Although some of his over 270 illustrations are no longer as beloved as they once were (for example, his American Indian legends), Tomie dePaola’s contributions to children’s books are undeniable. His style — featuring colorful, short, stout characters and plenty of architectural detailing — is unmistakable. “My work is recognizable,” he says in Houghton Mifflin’s 2002 Children’s Books and Their Creators, edited by Anita Silvey. “I’ve chosen to follow my own vision rather than switch around and try what is fashionable and ‘au courant.’” The stories based on his own life and his Italian and Irish background are especially wonderful. The Strega Nona series features Italian folktales about “Grandma Witch.” Fin M’Coul is a retelling of an Irish tall tale. And the very moving story of dePaola’s relationship with his grandmother and great-grandmother in Nana Upstairs & Nana Downstairs was one of the first children’s books to talk openly about death. Based on his own experiences as a boy who “didn’t like to do things that boys are supposed to do,” Oliver Button Is a Sissy is another example of dePaola’s sensitivity and humor. Although the word “sissy” is no longer a politically correct term, little boys like Oliver still get teased, bullied, and ostracized when they don’t fit the “masculinity” mold. dePaola’s story still rings true and no doubt has reassured many kids who felt different or left out.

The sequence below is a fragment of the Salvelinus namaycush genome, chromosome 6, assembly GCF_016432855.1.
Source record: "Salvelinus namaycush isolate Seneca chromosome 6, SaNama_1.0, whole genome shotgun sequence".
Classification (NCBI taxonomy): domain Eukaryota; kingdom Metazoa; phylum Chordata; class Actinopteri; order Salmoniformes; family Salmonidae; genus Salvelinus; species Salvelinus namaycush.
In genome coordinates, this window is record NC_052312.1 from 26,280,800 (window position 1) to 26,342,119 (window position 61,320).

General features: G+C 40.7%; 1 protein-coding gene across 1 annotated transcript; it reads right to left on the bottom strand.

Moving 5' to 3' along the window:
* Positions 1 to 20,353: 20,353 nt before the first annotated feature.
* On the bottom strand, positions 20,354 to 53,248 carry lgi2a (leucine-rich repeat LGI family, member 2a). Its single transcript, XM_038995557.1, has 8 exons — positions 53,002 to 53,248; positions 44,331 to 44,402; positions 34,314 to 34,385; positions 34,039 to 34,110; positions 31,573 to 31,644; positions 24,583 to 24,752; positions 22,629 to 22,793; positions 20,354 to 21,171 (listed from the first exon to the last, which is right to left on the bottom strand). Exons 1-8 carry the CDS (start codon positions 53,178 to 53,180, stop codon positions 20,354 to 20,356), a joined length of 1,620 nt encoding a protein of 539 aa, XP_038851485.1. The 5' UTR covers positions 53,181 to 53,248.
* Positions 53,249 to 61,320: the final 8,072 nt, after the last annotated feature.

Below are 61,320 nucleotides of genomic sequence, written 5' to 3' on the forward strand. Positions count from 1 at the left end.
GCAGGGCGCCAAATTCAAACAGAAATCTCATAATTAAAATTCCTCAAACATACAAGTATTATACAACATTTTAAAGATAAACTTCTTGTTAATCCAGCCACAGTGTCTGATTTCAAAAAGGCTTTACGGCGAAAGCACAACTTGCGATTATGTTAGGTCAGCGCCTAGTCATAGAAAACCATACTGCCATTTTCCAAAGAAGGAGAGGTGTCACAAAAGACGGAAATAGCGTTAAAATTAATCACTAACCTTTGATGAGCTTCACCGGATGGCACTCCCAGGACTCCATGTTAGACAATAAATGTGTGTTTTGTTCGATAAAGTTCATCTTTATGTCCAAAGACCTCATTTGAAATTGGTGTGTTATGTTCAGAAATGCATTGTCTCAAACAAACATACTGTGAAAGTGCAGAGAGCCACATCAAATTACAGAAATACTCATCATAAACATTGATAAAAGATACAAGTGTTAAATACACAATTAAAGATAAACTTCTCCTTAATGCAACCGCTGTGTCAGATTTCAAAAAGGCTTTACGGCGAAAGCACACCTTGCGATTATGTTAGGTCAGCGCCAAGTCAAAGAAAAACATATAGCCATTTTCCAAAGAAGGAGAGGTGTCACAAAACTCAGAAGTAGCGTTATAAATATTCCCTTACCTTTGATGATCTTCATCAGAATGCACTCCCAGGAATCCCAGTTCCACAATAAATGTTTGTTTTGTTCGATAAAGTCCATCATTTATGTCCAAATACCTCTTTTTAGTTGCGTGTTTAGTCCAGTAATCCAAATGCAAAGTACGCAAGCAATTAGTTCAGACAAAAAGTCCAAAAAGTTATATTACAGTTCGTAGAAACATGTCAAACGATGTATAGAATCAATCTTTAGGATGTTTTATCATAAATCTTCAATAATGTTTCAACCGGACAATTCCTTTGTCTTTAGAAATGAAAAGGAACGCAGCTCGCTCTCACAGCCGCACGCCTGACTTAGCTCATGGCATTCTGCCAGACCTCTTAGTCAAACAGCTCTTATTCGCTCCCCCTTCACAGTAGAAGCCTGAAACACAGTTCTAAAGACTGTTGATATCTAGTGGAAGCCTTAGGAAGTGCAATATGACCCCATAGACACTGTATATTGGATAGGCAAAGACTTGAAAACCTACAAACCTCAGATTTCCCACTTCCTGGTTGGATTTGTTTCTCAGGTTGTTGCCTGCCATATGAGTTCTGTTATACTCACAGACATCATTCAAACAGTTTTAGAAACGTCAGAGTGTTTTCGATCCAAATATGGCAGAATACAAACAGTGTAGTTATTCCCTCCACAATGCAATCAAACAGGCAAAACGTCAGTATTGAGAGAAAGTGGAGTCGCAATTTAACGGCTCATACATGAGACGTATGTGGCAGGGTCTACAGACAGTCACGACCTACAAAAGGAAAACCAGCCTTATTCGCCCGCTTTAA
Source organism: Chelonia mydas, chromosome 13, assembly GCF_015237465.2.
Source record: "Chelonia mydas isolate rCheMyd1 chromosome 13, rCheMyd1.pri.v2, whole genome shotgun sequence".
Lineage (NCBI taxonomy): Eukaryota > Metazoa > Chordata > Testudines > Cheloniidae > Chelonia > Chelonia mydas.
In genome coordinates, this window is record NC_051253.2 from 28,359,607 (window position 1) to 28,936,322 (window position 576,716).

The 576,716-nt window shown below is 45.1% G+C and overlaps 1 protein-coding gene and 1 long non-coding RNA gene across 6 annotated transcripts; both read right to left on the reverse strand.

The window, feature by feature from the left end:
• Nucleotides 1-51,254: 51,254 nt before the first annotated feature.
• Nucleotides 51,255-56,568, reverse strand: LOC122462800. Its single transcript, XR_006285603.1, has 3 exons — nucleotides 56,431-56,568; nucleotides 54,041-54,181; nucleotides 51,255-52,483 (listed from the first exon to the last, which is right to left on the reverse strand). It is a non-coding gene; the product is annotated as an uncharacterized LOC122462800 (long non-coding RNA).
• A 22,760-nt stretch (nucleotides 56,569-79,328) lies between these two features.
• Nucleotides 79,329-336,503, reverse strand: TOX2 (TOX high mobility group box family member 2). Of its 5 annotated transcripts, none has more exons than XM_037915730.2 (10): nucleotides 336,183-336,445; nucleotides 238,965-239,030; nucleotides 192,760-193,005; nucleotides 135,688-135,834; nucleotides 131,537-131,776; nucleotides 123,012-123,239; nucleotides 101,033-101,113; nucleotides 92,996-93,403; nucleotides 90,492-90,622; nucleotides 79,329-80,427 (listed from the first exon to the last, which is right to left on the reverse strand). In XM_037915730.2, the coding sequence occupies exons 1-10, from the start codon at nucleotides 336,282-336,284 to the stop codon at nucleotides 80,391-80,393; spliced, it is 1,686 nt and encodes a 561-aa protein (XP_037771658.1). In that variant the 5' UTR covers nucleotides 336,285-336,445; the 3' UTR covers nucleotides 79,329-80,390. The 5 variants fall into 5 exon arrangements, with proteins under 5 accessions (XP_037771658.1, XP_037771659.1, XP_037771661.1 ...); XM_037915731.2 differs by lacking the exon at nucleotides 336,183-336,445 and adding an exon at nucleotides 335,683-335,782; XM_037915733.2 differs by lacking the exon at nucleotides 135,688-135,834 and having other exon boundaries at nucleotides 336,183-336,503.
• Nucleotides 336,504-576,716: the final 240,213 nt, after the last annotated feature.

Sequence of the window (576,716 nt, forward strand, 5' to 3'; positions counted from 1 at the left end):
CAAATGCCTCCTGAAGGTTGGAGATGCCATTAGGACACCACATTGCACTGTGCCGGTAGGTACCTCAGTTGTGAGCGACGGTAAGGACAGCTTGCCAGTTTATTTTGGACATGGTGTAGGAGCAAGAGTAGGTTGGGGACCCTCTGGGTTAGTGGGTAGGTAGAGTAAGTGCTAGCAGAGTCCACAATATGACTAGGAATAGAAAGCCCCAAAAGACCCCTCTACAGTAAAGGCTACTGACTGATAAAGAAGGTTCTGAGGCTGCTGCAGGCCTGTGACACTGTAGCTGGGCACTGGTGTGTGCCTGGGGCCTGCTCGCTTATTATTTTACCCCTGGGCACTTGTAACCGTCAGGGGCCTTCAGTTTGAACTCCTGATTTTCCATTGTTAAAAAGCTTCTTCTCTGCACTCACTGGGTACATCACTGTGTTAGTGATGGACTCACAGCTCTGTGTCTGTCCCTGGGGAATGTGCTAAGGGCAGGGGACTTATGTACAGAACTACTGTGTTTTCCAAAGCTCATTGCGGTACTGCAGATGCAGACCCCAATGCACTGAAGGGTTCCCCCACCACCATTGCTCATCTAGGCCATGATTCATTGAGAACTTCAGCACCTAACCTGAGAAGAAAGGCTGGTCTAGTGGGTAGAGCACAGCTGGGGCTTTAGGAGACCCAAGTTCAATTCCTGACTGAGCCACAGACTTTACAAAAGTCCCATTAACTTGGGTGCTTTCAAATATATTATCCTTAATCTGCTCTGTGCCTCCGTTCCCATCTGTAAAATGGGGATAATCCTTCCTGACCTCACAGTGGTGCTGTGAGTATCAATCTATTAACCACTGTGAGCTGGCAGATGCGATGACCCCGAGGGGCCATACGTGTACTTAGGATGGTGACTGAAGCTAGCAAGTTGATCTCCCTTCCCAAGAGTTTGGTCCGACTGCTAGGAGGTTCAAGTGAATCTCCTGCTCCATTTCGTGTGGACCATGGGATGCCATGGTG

I discovered Jill Paton Walsh as a newly minted children’s and young adult (YA) librarian in the early ’70s. Today, Paton Walsh is less known than Cleary and dePaola, but she nevertheless holds a special place in children’s literature, along with other 20th-century British novelists who brought complexity, depth, and a keen sense of history to the genre. Sophisticated and intellectual, Paton Walsh may be a stretch for teens, but those raised on Harry Potter may appreciate this author’s distinctive voice. Her two YA novels set in Cornwall, Goldengrove and Unleaving, brought her recognition and literary honors. Other time periods also come alive in Paton Walsh’s beautifully written narratives: Fireweed, a love story set during World War II; The Dolphin Crossing, an adventure also set in World War II; and The Chance Child, a time travel book that reveals as much about the 19th century as Dickens does, are some of my favorites. Paton Walsh also wrote books for adults, although many grown-ups will find even her YA books quite a good read.
Some of us struggled with reading and others read incessantly. Some of us found reading boring or a chore. For others, it was a refuge, escape, or a joy. No matter our relationship to reading, the books themselves were as formative as the food we ate. We discover this again when we read with children as parents, grandparents, aunts and uncles, teachers, librarians, and so on. Here’s to revisiting old “classics” and discovering new ones.
Cyrisse Jaffee is a former children’s and YA librarian, a children’s book editor and book reviewer, and a creator of educational materials for WGBH. She holds a Master’s in Library Science from Simmons College and lives in Newton, MA.